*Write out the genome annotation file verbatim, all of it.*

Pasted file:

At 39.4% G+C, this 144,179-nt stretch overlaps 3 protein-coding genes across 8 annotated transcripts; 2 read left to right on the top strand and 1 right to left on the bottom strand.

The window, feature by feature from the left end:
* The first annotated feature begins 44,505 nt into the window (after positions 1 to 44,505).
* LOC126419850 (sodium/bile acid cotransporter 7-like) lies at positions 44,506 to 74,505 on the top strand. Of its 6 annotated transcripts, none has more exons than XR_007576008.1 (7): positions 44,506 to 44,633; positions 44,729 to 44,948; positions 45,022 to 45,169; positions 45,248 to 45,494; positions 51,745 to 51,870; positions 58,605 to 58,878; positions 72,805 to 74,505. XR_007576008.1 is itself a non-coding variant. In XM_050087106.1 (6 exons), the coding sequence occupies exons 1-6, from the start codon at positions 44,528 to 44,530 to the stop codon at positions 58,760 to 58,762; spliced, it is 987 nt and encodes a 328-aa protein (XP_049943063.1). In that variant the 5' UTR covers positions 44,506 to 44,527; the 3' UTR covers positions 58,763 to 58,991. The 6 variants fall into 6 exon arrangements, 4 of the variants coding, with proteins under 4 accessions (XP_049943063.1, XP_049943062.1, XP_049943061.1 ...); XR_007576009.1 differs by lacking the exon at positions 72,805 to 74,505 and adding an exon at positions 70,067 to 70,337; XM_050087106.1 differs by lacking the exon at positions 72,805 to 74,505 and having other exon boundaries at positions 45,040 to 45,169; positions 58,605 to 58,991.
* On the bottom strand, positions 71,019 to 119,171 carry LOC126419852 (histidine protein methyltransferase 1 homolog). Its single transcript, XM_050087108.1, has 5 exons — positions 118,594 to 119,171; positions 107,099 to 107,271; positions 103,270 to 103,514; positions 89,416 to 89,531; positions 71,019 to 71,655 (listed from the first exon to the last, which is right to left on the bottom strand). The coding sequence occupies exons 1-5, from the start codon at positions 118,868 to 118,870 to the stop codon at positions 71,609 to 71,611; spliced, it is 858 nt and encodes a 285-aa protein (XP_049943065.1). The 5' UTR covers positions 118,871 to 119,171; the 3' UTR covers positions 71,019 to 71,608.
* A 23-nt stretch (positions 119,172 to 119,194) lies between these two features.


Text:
At 39.4% G+C, this 144,179-nt stretch overlaps 3 protein-coding genes across 8 annotated transcripts; 2 read left to right on the top strand and 1 right to left on the bottom strand.

The window, feature by feature from the left end:
* The first annotated feature begins 44,505 nt into the window (after positions 1 to 44,505).
* LOC126419850 (sodium/bile acid cotransporter 7-like) lies at positions 44,506 to 74,505 on the top strand. Of its 6 annotated transcripts, none has more exons than XR_007576008.1 (7): positions 44,506 to 44,633; positions 44,729 to 44,948; positions 45,022 to 45,169; positions 45,248 to 45,494; positions 51,745 to 51,870; positions 58,605 to 58,878; positions 72,805 to 74,505. XR_007576008.1 is itself a non-coding variant. In XM_050087106.1 (6 exons), the coding sequence occupies exons 1-6, from the start codon at positions 44,528 to 44,530 to the stop codon at positions 58,760 to 58,762; spliced, it is 987 nt and encodes a 328-aa protein (XP_049943063.1). In that variant the 5' UTR covers positions 44,506 to 44,527; the 3' UTR covers positions 58,763 to 58,991. The 6 variants fall into 6 exon arrangements, 4 of the variants coding, with proteins under 4 accessions (XP_049943063.1, XP_049943062.1, XP_049943061.1 ...); XR_007576009.1 differs by lacking the exon at positions 72,805 to 74,505 and adding an exon at positions 70,067 to 70,337; XM_050087106.1 differs by lacking the exon at positions 72,805 to 74,505 and having other exon boundaries at positions 45,040 to 45,169; positions 58,605 to 58,991.
* On the bottom strand, positions 71,019 to 119,171 carry LOC126419852 (histidine protein methyltransferase 1 homolog). Its single transcript, XM_050087108.1, has 5 exons — positions 118,594 to 119,171; positions 107,099 to 107,271; positions 103,270 to 103,514; positions 89,416 to 89,531; positions 71,019 to 71,655 (listed from the first exon to the last, which is right to left on the bottom strand). The coding sequence occupies exons 1-5, from the start codon at positions 118,868 to 118,870 to the stop codon at positions 71,609 to 71,611; spliced, it is 858 nt and encodes a 285-aa protein (XP_049943065.1). The 5' UTR covers positions 118,871 to 119,171; the 3' UTR covers positions 71,019 to 71,608.
* A 23-nt stretch (positions 119,172 to 119,194) lies between these two features.